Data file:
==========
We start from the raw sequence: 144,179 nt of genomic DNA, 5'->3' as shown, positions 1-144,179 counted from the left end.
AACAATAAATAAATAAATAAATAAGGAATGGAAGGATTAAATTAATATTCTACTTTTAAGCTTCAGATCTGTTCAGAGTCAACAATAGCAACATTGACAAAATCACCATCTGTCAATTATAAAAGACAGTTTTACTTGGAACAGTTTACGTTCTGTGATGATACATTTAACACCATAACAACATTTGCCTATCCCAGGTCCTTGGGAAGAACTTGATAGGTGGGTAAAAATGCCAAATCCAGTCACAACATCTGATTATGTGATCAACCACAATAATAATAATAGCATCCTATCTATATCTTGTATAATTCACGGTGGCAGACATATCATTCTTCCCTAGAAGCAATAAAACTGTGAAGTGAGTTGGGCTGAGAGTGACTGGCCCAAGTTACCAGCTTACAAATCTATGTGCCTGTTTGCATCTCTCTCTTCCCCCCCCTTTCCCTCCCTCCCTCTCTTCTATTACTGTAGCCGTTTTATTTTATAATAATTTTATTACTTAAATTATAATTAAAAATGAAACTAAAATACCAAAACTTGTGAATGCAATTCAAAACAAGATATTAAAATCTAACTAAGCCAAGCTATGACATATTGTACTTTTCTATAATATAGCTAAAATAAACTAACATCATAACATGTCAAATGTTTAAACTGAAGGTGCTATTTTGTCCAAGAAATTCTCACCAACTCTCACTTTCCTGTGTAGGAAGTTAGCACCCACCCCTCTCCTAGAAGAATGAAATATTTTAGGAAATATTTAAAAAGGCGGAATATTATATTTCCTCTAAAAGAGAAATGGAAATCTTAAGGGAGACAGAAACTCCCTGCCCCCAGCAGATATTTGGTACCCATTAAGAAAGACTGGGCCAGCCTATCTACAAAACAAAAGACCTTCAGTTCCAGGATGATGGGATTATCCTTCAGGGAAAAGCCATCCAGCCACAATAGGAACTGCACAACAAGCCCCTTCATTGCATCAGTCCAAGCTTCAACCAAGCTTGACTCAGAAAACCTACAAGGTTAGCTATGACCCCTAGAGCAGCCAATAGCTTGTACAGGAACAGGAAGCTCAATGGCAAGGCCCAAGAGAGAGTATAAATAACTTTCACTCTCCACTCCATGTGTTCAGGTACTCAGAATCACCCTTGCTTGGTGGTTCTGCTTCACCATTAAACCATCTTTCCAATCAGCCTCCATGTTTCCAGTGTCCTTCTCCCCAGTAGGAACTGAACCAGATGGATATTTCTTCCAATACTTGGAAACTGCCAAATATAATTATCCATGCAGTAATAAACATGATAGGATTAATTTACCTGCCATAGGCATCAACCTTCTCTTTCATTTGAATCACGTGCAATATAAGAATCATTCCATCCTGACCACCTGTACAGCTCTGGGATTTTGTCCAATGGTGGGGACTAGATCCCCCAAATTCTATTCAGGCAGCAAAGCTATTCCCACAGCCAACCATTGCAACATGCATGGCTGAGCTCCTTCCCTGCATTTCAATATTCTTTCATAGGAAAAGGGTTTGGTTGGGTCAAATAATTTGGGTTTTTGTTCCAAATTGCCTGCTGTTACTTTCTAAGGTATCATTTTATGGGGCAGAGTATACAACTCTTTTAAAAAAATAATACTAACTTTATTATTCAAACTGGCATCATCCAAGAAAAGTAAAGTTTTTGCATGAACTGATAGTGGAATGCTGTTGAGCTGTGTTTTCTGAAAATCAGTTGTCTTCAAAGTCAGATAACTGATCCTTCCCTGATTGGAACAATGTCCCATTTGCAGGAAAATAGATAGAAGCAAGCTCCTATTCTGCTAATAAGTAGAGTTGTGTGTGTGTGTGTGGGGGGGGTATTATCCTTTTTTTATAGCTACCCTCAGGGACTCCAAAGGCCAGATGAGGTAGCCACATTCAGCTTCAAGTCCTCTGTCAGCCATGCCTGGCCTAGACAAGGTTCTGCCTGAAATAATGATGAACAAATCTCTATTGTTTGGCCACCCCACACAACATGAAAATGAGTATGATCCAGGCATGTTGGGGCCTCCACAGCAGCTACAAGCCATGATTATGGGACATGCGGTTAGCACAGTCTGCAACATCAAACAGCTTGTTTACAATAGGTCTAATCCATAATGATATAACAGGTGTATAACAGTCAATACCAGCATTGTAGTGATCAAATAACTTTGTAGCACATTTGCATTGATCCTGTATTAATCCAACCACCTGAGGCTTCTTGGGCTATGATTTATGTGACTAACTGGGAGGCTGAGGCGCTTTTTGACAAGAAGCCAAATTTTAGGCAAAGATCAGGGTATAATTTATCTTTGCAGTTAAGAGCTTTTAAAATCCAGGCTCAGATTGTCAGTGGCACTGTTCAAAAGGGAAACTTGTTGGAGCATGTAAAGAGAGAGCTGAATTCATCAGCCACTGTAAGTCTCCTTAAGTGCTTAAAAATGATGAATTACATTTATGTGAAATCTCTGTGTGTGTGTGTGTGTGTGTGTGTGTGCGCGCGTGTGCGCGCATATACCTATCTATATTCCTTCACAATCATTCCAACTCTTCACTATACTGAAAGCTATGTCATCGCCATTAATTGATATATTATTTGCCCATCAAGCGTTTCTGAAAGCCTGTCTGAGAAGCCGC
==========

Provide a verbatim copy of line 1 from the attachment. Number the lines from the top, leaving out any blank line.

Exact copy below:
We start from the raw sequence: 144,179 nt of genomic DNA, 5'->3' as shown, positions 1-144,179 counted from the left end.